Monadnock Center for History and Culture receives two gifts

  • Monadnock Center for History and Culture Executive Director Michelle Stahl announces a donation of $97,500 from the Walter and Dorothy Peterson Trust and the acquisition of the Nora S. Unwin collection at the center's annual meeting Sept. 22. —STAFF PHOTO BY SCOTT MERRILL

  • A self-portrait of Nora S. Unwin —COURTESY PHOTO

Monadnock Ledger-Transcript
Published: 9/26/2022 2:41:11 PM
Modified: 9/26/2022 2:40:23 PM

The Monadnock Center for History and Culture has received two gifts that are intended have a lasting impact for the center. 

At the center’s annual meeting Sept. 22, Executive Director Michelle Stahl announced that the center has acquired a $97,500 gift from the Walter and Dorothy Peterson Trust, along with the Nora S. Unwin Collection from New England College.

“I believe this is the largest request [the center] has ever received, and I’m honored,” said Stahl, who has served as the center’s director for the past 24 years. “Walter and Dorothy were very involved when I first came. Walter was on the capital committee and Dorothy was board president. I learned so much from them. They were amazing mentors and I wouldn’t be here without their hard work.”

The Petersons’ donation will support the center’s “forever legacy,” and  will be used to fund future programing, Stahl said.

The artwork was a donation from New England College. In the early 1980s, illustrator and printmaker Nora Unwin left the contents of her Peterborough studio --including more than 500 prints, drawings, paintings and illustrations – to the Sharon Arts Center. After her death in 1982, the Sharon Arts Center dedicated the Unwin Studio to honor her career as an artist and teacher.

The Sharon Arts Center cared for the collection for many years before New England College took ownership in 2019 as part of its merger with the New Hampshire Institute of Art, the parent of the Sharon Arts Center.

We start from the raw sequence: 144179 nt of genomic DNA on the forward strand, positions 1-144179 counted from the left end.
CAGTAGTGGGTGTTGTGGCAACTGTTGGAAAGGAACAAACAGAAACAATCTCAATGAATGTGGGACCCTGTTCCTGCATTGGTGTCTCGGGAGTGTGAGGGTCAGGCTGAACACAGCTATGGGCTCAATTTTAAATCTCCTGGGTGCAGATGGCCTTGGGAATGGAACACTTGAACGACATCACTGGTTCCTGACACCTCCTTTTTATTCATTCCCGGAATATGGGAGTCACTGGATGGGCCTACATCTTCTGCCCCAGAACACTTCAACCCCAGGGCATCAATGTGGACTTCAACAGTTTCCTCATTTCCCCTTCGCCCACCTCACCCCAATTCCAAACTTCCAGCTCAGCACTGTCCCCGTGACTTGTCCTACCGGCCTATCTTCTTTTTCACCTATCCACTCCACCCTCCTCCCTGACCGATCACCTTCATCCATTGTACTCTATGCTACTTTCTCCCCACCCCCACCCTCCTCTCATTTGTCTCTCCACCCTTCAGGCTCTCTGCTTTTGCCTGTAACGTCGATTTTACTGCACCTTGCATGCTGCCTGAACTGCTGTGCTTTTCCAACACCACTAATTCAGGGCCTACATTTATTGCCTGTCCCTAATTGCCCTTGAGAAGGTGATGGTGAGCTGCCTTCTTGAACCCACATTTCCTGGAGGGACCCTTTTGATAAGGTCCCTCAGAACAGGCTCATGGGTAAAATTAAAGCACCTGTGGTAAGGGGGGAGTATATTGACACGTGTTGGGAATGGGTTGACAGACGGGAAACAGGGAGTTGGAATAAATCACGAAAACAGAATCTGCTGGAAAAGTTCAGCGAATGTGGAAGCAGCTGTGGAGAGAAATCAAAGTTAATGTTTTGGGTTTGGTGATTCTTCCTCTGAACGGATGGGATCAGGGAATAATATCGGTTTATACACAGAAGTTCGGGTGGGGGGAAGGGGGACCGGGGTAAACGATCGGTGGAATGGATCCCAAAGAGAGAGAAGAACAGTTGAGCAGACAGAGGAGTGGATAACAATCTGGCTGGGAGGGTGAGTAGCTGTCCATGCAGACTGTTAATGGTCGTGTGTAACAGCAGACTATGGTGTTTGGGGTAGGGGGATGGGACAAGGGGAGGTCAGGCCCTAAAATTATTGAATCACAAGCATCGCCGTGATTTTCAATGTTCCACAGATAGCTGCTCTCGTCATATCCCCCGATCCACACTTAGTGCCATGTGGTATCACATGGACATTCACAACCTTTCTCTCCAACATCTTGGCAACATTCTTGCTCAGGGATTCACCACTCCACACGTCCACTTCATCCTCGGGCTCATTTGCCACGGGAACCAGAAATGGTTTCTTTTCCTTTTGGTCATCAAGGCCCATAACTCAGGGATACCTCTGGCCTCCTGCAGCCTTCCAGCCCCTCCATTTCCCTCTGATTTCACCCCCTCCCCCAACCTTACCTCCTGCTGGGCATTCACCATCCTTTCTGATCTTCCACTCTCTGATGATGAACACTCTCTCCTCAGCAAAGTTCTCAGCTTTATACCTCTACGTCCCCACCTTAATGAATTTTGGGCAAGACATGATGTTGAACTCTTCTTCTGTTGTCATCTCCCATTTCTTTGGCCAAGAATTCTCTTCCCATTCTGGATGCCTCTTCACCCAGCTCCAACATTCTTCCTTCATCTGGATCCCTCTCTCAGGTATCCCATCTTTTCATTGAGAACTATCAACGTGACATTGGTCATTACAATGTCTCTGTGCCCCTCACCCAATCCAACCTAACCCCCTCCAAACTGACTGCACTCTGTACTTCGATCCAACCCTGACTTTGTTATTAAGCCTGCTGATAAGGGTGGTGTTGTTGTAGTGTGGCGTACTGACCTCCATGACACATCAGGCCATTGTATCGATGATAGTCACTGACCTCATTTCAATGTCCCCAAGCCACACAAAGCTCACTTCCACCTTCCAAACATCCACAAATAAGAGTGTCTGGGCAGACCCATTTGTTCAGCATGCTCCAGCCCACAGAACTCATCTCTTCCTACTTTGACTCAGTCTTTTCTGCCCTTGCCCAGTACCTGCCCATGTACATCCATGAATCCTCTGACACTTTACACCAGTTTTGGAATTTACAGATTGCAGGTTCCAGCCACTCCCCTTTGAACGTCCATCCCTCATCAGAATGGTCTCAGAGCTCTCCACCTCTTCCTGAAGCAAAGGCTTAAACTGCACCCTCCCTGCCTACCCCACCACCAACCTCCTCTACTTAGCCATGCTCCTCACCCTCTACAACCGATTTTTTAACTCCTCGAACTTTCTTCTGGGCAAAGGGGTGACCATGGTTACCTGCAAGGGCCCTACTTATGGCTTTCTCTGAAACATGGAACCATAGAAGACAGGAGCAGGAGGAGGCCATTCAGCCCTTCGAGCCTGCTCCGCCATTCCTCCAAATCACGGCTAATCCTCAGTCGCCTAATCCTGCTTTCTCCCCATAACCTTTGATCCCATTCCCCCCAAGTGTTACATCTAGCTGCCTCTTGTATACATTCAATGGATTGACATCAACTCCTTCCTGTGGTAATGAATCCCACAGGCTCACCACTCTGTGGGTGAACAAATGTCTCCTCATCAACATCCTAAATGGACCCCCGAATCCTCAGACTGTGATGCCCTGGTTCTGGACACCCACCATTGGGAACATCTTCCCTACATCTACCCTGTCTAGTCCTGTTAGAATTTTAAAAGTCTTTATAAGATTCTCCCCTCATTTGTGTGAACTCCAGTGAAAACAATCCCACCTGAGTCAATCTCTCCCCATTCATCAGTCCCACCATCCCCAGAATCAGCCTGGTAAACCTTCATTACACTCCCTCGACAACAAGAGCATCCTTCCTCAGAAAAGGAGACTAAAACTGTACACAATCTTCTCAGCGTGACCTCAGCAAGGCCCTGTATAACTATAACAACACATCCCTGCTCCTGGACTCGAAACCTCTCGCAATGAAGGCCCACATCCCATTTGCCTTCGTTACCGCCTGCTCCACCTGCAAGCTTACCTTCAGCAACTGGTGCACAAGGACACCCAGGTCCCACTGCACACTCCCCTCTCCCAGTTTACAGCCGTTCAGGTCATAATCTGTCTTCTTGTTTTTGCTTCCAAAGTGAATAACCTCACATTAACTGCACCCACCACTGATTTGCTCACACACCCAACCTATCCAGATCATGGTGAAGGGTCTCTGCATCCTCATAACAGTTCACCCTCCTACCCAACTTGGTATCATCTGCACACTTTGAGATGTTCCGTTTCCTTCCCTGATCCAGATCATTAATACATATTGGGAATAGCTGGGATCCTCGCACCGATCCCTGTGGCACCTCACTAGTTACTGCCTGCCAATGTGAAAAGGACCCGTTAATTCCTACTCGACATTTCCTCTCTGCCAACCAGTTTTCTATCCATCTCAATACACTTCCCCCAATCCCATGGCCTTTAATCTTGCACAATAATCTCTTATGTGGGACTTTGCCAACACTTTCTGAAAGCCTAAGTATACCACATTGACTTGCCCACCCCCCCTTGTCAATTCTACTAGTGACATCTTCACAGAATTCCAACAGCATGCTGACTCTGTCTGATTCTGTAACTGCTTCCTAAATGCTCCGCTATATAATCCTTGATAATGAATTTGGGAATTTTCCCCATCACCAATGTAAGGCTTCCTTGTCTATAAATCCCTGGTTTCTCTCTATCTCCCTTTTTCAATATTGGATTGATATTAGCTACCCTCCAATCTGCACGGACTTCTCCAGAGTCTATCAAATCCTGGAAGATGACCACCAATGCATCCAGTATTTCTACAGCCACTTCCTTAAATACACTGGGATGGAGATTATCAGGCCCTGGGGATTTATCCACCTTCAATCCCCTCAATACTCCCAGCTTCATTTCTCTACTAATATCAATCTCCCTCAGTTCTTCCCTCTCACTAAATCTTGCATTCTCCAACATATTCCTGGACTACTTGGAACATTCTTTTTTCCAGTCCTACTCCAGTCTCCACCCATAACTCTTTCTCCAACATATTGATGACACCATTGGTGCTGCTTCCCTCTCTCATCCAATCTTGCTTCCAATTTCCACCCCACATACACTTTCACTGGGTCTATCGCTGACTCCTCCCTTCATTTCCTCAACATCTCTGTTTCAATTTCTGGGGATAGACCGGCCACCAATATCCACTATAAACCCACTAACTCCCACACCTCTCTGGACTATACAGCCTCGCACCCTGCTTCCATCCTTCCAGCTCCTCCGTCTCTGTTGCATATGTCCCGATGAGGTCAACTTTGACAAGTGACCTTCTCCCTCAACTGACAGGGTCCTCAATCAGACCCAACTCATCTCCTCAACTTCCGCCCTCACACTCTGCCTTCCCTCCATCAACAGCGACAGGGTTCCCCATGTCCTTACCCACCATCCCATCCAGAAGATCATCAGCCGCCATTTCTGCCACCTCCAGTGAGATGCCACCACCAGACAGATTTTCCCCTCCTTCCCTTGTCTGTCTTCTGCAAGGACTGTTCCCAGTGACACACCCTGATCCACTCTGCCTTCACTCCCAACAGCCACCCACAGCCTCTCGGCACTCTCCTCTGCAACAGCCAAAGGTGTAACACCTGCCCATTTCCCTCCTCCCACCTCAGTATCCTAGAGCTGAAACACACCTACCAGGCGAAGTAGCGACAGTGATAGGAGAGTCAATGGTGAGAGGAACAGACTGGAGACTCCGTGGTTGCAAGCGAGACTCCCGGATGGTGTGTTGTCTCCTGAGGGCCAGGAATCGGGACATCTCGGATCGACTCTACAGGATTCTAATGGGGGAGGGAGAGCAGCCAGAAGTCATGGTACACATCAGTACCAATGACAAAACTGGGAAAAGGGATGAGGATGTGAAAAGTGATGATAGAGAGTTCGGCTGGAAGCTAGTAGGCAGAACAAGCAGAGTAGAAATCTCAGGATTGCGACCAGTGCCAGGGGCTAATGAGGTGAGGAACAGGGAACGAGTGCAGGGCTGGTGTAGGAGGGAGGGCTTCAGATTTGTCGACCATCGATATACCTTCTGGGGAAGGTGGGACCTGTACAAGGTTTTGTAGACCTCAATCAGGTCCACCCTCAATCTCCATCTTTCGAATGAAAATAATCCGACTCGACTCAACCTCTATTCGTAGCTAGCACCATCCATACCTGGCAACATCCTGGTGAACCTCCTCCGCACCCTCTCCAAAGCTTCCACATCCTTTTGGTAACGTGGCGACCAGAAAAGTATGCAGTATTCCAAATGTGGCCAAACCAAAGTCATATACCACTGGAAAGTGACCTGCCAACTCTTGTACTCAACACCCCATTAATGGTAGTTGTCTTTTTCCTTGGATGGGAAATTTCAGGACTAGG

“We are delighted to see the Unwin collection find a home in Peterborough, where the artist spent so many productive years,” stated James Murtha, senior vice president of academic alliances at New England College. “Nora wanted her work to inspire the people of her adopted community. Its new home at the Monadnock Center ensures that her work will remain available to interested faculty and students of the college and will also remain a vibrant part of the Monadnock region.”

Nora Spicer Unwin was born in England in 1907 and received her degree from the Royal College of Art. She enjoyed early success as both an illustrator and wood engraver, with her first book illustration published when she was 18. When she was in her 20s, the British Museum acquired two of her early wood engravings for their permanent collection.

In the 1930s, Unwin, who eventually taught at the Sharon Arts Center in the 1960s and 1970s, met American writer Elizabeth Yates in London and the two began a lifelong collaboration. Yates and her husband William McGreal left London on the eve of World War II and settled in Peterborough. Unwin emigrated to the United States in 1946 and joined the McGreals at their Peterborough home, Shieling. In her new country, Unwin continued her work in illustration and wood-engraving and began to experiment with other printmaking techniques and collage. 

The Monadnock Center will launch a retrospective exhibition to showcase the collection in 2023.

“For people who have lived in the region a long time, seeing Nora Unwin’s work will be like visiting an old friend,” said Stahl. “I am also excited to introduce a new generation to Unwin and her amazing career. We are honored to be the new caretakers of this important collection.”


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